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Canonist, b. in Bordogna, Diocese of Bergamo, Italy, 13 January, 1841; d. at Rome, 29 December, 1906. After a brilliant course in the Pontifical Roman Seminary he received the doctorate in philosophy, theology, and in civil and canon law. Leo XIII named him professor of public ecclesiastical law in the Roman Seminary in 1880, a position which he retained for fifteen years, during which time he proved himself an eminent canonist, especially in all that related to the constitution of the Church and its relations with civil society. The Roman congregations vied with one another in securing his services. He was appointed Consultor of the Sacred Congregations of Bishops and Regulars, of the Council, and of Studies; Consultor and Secretary of the Congregation of Extraordinary Ecclesiastical Affairs; Canonist of the Sacred Penitentiary; and member of the Commission for the Codification of Canon Law. In all these exalted offices he left profound traces of his acuteness and skill in handling arduous and delicate questions. Austria, Spain, and Portugal honoured him with titles and distinctions, while the sovereign pontiff made him successively canon of several Roman basilicas, rector of the Roman Seminary, Domestic Prelate, and finally, 18 April, 1901, raised him to the cardinalate. He is best known by his important work: "Institutiones Juris Publici Ecclesiastici" (Elements of Public Ecclesiastical Law), a reliable and even classical manual of ecclesiastical government. He was conspicuous for gentleness of manner and the modest retirement which he observed even as cardinal.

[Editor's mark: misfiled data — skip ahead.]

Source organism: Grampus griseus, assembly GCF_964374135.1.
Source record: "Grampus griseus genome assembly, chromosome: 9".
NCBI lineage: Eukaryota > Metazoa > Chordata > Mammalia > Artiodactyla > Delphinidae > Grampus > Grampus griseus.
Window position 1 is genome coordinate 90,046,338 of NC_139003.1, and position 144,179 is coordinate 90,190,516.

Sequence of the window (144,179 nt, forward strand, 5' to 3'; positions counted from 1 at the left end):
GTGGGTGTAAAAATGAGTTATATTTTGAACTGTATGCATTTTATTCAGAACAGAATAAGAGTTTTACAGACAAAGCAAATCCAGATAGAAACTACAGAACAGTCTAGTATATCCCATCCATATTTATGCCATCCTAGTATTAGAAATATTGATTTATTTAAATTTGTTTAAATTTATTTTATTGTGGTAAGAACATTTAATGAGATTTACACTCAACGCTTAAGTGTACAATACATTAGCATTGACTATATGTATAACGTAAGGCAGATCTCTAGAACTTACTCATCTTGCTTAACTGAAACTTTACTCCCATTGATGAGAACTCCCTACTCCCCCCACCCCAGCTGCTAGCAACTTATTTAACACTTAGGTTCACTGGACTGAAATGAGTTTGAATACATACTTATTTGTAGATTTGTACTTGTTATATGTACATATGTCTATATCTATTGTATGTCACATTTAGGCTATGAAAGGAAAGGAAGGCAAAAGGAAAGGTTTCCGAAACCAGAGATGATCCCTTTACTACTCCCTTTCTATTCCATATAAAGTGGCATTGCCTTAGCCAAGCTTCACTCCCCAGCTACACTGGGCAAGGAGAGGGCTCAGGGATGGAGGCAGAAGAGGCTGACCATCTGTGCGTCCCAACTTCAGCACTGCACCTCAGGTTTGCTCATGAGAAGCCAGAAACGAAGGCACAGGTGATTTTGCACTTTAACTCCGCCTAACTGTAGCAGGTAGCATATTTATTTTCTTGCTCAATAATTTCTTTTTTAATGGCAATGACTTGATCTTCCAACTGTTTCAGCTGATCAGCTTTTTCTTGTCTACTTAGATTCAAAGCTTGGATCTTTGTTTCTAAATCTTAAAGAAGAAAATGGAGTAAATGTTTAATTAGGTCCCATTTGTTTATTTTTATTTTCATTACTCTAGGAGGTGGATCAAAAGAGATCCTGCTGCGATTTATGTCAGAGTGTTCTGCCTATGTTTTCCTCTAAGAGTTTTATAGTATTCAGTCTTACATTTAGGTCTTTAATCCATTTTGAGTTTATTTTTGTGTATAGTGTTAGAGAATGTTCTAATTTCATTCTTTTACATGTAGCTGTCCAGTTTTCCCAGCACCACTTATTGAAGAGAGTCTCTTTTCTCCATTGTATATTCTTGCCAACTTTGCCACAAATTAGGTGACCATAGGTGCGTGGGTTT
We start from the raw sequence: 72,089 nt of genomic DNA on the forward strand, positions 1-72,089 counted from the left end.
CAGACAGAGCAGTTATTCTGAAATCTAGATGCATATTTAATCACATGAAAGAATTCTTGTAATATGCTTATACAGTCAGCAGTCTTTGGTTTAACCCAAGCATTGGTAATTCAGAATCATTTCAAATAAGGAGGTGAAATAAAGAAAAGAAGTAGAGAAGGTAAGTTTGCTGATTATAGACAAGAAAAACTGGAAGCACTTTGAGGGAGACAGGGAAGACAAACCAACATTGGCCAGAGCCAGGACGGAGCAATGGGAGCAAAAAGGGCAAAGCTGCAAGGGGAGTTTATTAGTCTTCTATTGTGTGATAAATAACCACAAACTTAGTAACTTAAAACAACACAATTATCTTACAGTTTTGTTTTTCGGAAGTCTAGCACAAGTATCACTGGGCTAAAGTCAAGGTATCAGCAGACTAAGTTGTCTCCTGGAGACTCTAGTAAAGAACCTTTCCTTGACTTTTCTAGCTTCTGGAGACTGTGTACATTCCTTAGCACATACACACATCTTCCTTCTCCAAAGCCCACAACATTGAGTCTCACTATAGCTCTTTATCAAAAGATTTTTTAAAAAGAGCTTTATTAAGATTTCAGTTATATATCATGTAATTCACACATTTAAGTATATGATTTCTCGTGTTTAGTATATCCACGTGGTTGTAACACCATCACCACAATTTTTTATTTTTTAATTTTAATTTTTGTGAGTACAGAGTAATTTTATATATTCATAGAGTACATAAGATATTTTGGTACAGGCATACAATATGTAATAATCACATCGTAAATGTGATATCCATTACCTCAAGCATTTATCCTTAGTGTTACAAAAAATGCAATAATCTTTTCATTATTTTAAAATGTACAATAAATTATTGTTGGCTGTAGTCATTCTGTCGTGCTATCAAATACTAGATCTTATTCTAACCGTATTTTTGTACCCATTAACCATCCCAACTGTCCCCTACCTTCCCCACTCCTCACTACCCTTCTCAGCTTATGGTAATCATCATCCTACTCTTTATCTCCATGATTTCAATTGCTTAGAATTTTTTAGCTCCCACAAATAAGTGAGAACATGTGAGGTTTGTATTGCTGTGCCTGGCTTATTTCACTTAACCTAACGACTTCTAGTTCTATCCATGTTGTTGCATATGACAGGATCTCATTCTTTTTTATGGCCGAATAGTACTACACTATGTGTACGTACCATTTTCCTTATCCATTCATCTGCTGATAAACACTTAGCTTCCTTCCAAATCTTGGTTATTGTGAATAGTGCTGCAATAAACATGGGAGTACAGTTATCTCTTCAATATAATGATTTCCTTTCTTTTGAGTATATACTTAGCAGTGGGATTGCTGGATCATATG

His death was mourned as a public loss to religion and science. The most important of his publications are: "Della natura di società giuridica e pubblica competente alla Chiesa" (Rome, 1880); "Nozioni di diritto pubblico naturale ed ecclesiastico" (Rome, 1886); "La Massoneria quel che e quel che ha fatto, quel che vuole" (Rome, 1905); "Institutiones Iuris Publici Ecclesiastici" (Rome, 1906), in three volumes.